I had thought intelligence was measured by IQ tests and report card marks. I went after high grades with avidity, and got them. But because I was using knowledge not to care for the world but to be superior, I felt I was a faker. I read very little, no subject held my interest long, I felt my mind was getting duller. The reason is: my contempt made me unintelligent. It also made me insufferable as a teacher: impatient, condescending, and cold to my students. I never would have survived in the classroom had it not been for the Aesthetic Realism criticism of my contempt. Now, I am proud to tell, through a lesson on evolution I taught last year at Norman Thomas High School, how this magnificent teaching method brought out my students' intelligence.

They Doubted Their Intelligence

As the semester began I saw that many of the 9th and 10th graders in my Living Environment classes were painfully unsure of their ability to learn. Louis* told me science was his worst subject: "No matter how much I study, it never gets through - I don't pass." Tina and Hector asked me not to call on them. Chris said he was afraid his mind just didn't work; he always failed tests.

     "An Aesthetic Realism Manifesto about Education" explains:

Behind every "learning difficulty" is the feeling that the world cannot be liked. If a [student] sees the world as an enemy, why should he take inside him letters, equations, coming from that world? [TRO 703]
Most of my students' families - from the Dominican Republic, Mexico, Puerto Rico, Panama - are struggling to make ends meet. One girl told me her father was in prison. It was urgent for these young people, already cynical, to see that the facts of science stand for a world that can honestly be liked, that is related to themselves. The means is this principle, stated by Mr. Siegel: "The world, art, and self explain each other: each is the aesthetic oneness of opposites."

Evolution: Reality Is Sameness & Change

The lesson I tell of is part of a unit on organic evolution, the process of change that occurs in species over time. I have come to see that evolution is a thrilling tribute to the fact that there is coherence in the world, because all living things, no matter how different, are related. Being able to see this was crucial for my students, who, like many people, were suspicious of what was different. They generally associated only with those of the same ethnic background, and would look scornfully at students from other countries, sometimes rolling their eyes and snickering when one tried to answer a question.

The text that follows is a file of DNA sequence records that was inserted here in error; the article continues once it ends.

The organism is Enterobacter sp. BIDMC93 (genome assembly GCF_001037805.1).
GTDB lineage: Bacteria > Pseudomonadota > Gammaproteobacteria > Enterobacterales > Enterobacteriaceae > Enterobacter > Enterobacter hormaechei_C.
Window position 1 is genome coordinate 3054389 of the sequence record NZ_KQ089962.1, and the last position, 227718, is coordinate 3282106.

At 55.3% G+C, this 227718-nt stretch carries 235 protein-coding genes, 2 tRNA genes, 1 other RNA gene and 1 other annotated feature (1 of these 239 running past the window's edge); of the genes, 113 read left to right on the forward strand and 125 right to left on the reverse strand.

I read the class these sentences from an essay I care for very much, by Eli Siegel:

Evolution ... presents this world as a study in sameness and change. These two aspects of evolution imply that the world, representing sameness and change as one, can be seen as more beautiful or more likable. [TRO 208]
One way, I said, that evolution has been traced is through what is called the "record of the fossils"; and we would begin by looking at the development of the horse through pictures arising from fossils. I showed them a diagram with three animals in it and asked what they observed about the legs.

     "They're all legs," said Chris, "but the sizes are different - and so are the toes!" The animal at the bottom was the eohippus, the horselike ancestor that lived about 60 million years ago. The middle one was the merychippus; it dates back 26 million years. Seeing it, Louis said excitedly, "The middle toe is getting mad big, and the side ones are sticking out!" The picture at the top was equus, the modern horse, which first appeared 2 million years ago and stands 5 to 6 feet tall. "It has just one big hoof," said Jeffrey in amazement. "Aren't we seeing change and sameness in the evolution of the horse?" I asked. Yes, they said.

     In the essay I quoted from, Mr. Siegel writes: "Evolution implies that the organic or living world is going for something." I asked, "What do you think these changes in the horse's legs are going for?" Alex answered thoughtfully, "Maybe the horse could run better with one big hoof instead of smaller toes." "That's right," I said. "Hooves can bear more weight than toes, and, with the help of longer legs, the horse was able to run faster and greater distances. One of the things we can see in studying evolution is that there is a force in reality working over millions of years to have the horse and every other species adapt to its environment; that is, to be in the best, most efficient relation with the world it finds itself in."

     Learning how sameness and change have worked together to make that noble and lovable animal, the horse, come into its evolutionary own, excited my students very much. These opposites are painfully apart in their lives. They have felt stuck, bored; also tossed about, tumultuous. Louis, for instance, had changed homes, living with his mother, then his aunt, then his grandmother, within a few months. Students also use the way adults change, are hypocritical, to hate the world. And they feel that the way they themselves are changeable and moody makes no sense. Seeing these opposites make sense in evolution is not just pleasing, it is vital, because it means the world did a better job than they thought and deserves another chance!